There was a time when music was all about this: British Heavy Metal, replete with the energy of Punk and the fundamental stomp of traditional Rock, exploring the further reaches of fantasy and gnarled devil-craw vocalising. None were - or possibly are - finer than the balls-out muscularity and musicianship of Iron Maiden.
The Number Of The Beast album - Maiden's third - was released back in 1982, and is the first to feature the acrobatic shark-lung vocals of fencing champ / occasional pilot / author of saucy aristocratic rumpy pumpy novels (hehe) Bruce Dickinson. As a whole it slides Maiden swiftly across from the Punked-up bark of previous singer Paul Di'Anno, and from there to multi-million selling status.
'The Number Of The Beast' - as a single - is nothing more than honest, brilliantly constructed Metal (with a capital 'M', of course): dramatic, dirty, driving, and tighter than Steve Harris' trousers. When a track's so culturally ubiquitous further commentary seems a tad unnecessary. If you're a Metalhead you'll already own this single; for those whose tastes lie with any contemporary guitar battlers there's plenty of fresh n scrapping fun to be found herein.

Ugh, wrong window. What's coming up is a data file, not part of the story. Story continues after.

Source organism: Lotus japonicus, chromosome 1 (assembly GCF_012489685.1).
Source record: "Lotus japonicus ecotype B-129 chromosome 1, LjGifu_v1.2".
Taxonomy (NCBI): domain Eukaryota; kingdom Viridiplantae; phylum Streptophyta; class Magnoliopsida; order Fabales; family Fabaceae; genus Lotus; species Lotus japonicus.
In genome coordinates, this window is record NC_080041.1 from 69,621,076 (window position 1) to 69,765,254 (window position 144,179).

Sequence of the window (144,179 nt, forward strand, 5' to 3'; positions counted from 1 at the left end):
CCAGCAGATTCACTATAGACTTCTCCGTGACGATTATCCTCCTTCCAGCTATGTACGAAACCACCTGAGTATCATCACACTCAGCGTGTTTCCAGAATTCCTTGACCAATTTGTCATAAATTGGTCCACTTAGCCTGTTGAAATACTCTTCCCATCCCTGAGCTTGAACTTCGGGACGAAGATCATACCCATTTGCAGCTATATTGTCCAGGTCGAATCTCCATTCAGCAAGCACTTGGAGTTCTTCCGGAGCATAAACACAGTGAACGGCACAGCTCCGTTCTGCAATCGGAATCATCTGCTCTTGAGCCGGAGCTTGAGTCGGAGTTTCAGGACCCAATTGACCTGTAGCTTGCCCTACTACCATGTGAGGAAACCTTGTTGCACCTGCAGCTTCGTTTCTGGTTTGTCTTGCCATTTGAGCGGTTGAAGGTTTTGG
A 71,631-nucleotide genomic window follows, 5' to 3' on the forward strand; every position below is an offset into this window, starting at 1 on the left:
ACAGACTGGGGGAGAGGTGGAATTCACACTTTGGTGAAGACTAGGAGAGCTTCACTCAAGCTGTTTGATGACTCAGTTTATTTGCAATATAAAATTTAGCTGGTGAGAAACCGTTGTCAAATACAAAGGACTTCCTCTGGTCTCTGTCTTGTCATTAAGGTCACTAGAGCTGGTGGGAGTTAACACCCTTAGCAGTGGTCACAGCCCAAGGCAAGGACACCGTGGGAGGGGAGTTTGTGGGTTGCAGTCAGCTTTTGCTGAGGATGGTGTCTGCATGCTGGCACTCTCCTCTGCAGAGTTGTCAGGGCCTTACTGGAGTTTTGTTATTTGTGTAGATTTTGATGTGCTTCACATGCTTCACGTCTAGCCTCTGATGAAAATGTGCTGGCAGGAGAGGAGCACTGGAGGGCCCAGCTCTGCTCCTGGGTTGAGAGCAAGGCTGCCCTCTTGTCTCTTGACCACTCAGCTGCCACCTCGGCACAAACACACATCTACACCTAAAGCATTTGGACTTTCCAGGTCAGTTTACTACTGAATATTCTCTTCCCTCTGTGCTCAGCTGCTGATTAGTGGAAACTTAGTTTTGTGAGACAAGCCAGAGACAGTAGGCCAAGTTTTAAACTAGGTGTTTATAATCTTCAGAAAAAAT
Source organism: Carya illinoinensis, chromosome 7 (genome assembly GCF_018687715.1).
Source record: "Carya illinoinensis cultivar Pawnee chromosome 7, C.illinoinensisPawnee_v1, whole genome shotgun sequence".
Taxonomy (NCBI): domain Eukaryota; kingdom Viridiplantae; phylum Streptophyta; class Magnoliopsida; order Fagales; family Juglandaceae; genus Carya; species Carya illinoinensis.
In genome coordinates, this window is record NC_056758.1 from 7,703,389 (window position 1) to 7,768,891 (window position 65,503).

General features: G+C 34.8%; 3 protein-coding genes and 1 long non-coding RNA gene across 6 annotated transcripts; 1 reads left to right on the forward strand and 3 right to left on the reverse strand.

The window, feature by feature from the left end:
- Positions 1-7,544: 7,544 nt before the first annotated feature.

It's released on a number of formats including picture disc, 7" coloured vinyl and a fantastic enhanced CD that also includes live versions of the title track and the gothic Hallowed Be Thy Name recorded at Brixton Academy (their spiritual home in many ways), the original NOTB promo and that 2002 live performance in its full, visual-video gory glory.
Coming off the back of the fantastic recent DVD 'Iron Maiden: The Early Years', and given the EMI Catalogue number EM666, it's a timely reminder that there was a time when sewing patches and beer towels onto drainpipe faded jeans was the height of cool, a time, in retrospect, that showed that the Punk spirit was alive in a mutant form, a time before the poodles and the poseurs took over.